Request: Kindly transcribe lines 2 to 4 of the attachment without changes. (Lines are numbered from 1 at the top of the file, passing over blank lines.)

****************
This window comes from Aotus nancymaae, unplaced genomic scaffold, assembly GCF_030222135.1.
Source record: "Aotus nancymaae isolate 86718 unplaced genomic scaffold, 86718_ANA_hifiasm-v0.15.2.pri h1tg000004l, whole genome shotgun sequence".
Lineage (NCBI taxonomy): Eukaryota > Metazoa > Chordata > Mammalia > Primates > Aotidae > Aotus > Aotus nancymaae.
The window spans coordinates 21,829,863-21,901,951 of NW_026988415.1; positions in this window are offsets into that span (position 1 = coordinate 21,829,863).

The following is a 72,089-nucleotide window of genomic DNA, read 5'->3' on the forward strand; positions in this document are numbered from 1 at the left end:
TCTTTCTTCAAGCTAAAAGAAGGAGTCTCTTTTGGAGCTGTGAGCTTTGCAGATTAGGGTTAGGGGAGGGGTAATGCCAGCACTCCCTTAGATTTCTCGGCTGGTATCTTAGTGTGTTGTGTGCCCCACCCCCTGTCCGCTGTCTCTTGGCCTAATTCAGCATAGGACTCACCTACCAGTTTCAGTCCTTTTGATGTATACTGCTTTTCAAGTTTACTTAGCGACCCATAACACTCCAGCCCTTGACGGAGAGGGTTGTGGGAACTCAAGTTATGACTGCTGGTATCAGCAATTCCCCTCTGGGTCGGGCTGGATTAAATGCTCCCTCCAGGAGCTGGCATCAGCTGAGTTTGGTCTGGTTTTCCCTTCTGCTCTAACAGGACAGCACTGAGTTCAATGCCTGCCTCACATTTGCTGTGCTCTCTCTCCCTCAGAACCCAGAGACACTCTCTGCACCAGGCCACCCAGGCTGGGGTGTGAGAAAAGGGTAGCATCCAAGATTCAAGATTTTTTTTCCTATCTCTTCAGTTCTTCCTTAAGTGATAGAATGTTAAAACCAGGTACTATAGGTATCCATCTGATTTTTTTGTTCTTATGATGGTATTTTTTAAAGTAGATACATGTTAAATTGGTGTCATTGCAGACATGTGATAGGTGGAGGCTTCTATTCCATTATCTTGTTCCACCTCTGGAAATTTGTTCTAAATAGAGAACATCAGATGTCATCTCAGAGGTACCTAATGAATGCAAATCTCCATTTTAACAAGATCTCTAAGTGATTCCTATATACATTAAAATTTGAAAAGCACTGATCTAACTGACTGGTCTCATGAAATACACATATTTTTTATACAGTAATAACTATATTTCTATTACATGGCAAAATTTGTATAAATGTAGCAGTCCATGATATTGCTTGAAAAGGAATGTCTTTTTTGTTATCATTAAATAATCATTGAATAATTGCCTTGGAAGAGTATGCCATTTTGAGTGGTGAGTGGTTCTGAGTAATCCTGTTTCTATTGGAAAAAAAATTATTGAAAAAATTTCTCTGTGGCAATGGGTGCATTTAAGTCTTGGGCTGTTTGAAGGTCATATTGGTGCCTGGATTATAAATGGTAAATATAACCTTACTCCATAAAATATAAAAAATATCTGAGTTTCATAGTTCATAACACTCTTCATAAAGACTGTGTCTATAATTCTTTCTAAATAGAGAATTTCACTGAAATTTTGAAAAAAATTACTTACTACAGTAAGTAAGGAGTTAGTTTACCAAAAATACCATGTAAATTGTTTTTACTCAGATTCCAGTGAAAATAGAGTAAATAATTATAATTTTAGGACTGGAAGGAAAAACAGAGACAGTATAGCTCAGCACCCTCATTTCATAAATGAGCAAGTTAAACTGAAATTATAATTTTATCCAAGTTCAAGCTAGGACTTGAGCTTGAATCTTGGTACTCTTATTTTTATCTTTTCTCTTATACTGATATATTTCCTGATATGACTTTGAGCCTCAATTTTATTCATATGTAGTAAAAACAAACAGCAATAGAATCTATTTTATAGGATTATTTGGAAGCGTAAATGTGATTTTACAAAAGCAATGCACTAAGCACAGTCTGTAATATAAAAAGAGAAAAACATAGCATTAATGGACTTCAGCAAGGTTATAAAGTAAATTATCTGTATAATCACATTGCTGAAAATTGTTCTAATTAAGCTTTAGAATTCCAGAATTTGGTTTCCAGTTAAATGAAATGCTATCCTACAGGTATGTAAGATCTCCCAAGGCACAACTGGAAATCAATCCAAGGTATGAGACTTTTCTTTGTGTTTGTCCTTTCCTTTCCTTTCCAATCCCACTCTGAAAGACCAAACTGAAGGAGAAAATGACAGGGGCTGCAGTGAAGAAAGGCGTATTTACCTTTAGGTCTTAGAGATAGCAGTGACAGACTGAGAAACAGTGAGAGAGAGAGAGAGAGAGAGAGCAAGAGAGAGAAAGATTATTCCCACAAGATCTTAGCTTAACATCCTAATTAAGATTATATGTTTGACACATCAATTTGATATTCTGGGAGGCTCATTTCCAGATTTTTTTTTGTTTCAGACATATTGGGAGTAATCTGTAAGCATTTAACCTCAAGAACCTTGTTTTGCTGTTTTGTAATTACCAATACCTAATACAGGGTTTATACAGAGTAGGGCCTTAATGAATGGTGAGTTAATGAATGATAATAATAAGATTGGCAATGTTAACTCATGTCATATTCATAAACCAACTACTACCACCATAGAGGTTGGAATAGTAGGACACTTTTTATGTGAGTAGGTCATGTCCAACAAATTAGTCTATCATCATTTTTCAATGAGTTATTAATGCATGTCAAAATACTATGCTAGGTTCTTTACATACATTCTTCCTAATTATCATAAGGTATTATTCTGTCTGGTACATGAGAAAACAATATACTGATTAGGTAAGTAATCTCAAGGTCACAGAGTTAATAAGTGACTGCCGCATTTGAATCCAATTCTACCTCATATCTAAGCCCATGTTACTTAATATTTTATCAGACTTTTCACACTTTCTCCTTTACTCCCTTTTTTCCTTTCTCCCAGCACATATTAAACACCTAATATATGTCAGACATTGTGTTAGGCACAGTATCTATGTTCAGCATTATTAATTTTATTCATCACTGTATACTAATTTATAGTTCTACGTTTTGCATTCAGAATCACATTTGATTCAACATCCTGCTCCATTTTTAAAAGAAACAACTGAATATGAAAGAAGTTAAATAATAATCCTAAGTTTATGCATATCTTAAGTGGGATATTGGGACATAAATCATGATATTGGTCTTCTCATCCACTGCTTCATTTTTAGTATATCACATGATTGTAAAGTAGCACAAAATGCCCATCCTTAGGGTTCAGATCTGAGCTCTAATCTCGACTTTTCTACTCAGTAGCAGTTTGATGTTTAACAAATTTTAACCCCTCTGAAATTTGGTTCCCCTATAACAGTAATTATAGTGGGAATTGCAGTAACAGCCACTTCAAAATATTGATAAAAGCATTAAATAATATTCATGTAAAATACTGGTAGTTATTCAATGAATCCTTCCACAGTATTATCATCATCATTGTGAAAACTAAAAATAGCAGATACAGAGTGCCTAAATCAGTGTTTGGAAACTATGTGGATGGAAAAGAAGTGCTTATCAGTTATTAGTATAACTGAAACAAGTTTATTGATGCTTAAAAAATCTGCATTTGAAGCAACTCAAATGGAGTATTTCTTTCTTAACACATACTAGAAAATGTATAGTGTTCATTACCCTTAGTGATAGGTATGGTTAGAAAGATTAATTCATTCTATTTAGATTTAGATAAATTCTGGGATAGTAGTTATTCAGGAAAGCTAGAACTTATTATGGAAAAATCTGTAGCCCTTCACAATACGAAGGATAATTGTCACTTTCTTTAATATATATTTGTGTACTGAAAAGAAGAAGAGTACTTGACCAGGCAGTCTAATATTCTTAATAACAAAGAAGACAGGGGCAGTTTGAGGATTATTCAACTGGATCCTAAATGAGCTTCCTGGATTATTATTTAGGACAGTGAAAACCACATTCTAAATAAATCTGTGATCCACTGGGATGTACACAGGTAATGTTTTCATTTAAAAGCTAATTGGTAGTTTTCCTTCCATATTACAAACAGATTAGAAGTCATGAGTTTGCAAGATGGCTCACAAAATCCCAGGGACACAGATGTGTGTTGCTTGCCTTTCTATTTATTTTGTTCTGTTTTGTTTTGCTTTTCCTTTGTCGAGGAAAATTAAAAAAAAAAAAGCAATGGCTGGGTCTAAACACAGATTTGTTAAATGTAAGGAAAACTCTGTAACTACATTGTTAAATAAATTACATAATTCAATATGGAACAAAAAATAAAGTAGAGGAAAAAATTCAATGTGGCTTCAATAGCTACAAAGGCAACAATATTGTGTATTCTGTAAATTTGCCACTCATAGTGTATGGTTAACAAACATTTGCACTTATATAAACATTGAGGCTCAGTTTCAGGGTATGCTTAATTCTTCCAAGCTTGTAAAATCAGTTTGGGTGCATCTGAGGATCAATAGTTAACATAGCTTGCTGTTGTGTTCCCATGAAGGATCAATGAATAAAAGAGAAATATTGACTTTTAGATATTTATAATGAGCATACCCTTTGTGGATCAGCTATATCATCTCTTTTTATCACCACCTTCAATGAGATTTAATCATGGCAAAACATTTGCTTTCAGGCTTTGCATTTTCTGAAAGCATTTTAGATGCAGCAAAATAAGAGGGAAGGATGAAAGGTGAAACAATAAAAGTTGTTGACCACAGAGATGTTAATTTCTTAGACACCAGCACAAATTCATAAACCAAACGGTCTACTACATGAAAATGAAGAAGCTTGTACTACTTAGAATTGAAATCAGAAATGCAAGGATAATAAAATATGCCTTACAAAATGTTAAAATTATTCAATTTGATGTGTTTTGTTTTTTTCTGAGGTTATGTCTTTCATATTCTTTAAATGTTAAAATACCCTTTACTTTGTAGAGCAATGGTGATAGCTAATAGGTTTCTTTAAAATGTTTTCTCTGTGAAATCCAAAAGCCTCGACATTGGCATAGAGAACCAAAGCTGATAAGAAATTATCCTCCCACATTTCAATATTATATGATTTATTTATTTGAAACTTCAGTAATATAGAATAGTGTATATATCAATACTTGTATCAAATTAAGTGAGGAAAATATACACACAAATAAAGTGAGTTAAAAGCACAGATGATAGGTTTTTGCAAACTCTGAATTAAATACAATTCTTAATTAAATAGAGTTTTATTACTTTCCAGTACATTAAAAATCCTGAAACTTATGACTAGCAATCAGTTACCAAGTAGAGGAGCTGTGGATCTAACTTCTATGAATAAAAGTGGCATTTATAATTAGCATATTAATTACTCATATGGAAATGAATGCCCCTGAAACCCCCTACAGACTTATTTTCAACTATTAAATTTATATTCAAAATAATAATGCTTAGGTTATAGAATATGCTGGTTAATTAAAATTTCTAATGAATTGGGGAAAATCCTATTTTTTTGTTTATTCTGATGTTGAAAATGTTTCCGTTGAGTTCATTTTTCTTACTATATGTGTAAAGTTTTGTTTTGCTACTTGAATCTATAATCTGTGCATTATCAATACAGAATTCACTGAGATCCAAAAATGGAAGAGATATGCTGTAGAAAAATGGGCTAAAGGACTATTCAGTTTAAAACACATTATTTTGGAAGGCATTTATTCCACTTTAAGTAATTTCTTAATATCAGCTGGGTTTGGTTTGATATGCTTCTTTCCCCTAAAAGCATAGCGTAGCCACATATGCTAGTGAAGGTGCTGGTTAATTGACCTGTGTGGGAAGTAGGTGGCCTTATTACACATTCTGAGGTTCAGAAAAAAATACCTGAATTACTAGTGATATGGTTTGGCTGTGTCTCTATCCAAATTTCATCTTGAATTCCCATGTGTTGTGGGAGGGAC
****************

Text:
Source record: "Aotus nancymaae isolate 86718 unplaced genomic scaffold, 86718_ANA_hifiasm-v0.15.2.pri h1tg000004l, whole genome shotgun sequence".
Lineage (NCBI taxonomy): Eukaryota > Metazoa > Chordata > Mammalia > Primates > Aotidae > Aotus > Aotus nancymaae.
The window spans coordinates 21,829,863-21,901,951 of NW_026988415.1; positions in this window are offsets into that span (position 1 = coordinate 21,829,863).